It wasn’t always winter, as I spent some three years at the Couvent St. Joseph, but somehow winters were especially memorable. Each winter, on January 6th, was St. Nicholas Day, and all the children in the orphanage were taken as a group to visit him at the Gallerie Anspach, at the time the largest department store in Brussels. This was an annual visit to which all the children looked forward because the good saint, who loved children, always brought them presents. Only I had misgivings.
Remember that this was Brussels, and that we were French-speaking. In French speaking Catholic countries, Santa was unknown at the time, but it was St. Nicholas who handed out gifts to children, about twelve days after Christmas. If you know your myths and legends about the saints, you know that St. Nicholas has always been known for his love of children, and that he rescued three little children who had been captured by an evil hostel-keeper while they were out too late gleaning a field for their impoverished mother. He had not only captured them, but he had also made them into chopped meat. By chance, St. Nicholas stopped at this hostelry for the night and dreamt of the children, and when he woke up he prayed for them and confronted the hostel-keeper. St. Nicholas’ prayer caused the three children to be restored to health and to their mother. All of us “Catholic” children knew this story, believed it and loved it.
The only problem with the story was that it didn’t mention Croque-Mort, his evil African servant. His name in French meant “Bite the Dead,” (there’s also a story that undertakers once-upon-a-time, had to bite the big toe of the deceased before they buried them, just to make sure, you understand) and at the Gallerie Anspach, Croque-Mort always stood slightly behind and to the left of the saint. As the saint gave out presents to the good little boys and girls waiting on line that eventually sat on his lap, it was Croque-Mort’s job to grab those who had been bad, shove them into the potato sack he held, and usher them straight into Hell.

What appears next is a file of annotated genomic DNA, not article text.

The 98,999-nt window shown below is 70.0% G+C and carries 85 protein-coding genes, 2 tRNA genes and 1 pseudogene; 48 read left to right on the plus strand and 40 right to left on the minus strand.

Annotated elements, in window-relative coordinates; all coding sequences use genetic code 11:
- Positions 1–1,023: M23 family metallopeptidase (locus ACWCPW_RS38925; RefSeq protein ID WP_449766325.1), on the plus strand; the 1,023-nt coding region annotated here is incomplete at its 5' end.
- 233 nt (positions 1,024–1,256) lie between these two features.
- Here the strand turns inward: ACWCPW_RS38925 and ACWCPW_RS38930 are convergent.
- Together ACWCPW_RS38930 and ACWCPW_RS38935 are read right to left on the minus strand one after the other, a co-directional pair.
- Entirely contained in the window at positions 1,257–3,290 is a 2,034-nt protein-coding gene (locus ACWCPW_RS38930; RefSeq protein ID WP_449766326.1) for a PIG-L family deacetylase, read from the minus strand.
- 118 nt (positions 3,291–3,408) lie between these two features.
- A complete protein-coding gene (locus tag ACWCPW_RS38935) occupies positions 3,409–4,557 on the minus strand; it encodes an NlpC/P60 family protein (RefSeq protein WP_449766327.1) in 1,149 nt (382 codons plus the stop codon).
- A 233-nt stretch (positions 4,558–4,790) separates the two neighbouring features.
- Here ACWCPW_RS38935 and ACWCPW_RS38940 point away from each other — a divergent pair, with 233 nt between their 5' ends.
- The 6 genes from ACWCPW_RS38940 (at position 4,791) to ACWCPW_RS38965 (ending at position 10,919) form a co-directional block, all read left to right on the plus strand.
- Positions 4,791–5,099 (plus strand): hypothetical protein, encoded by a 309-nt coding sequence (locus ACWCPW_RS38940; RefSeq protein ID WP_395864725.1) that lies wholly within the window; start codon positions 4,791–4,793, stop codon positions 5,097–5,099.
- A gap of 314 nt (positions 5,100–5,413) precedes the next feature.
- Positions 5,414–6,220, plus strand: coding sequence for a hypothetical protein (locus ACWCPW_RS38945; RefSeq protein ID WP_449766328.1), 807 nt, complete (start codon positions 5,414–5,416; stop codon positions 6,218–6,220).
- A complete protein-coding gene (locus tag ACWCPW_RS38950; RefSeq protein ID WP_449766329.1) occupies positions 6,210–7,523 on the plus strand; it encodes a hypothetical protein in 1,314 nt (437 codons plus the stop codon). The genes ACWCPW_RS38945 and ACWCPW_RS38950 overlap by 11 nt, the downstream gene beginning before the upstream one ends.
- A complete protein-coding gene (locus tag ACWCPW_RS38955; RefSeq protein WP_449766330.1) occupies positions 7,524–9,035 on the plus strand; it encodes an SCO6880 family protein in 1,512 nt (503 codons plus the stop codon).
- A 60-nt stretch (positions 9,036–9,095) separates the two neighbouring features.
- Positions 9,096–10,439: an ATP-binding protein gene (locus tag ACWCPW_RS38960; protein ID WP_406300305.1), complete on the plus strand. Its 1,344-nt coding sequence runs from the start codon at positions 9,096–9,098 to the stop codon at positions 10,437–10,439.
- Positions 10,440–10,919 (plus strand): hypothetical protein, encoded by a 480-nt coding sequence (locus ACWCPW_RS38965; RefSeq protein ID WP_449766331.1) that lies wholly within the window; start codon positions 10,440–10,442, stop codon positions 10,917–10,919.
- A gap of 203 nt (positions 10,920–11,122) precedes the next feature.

Each year, as I advanced in the line to sit on St. Nicholas’ lap and get my present, I had a chance to think, carry out what might be called a practical examin de conscience. I had a chance to calculate my odds on getting a present or being grabbed by Croque-Mort and shoved into his bag, and while I was not an especially bad kid, each year I disliked the odds, dropped out of the line, and skipped getting my present. I still feel the Saint Nicholas of the Galleries Anspach owes me three presents, but in those days I was a worried child.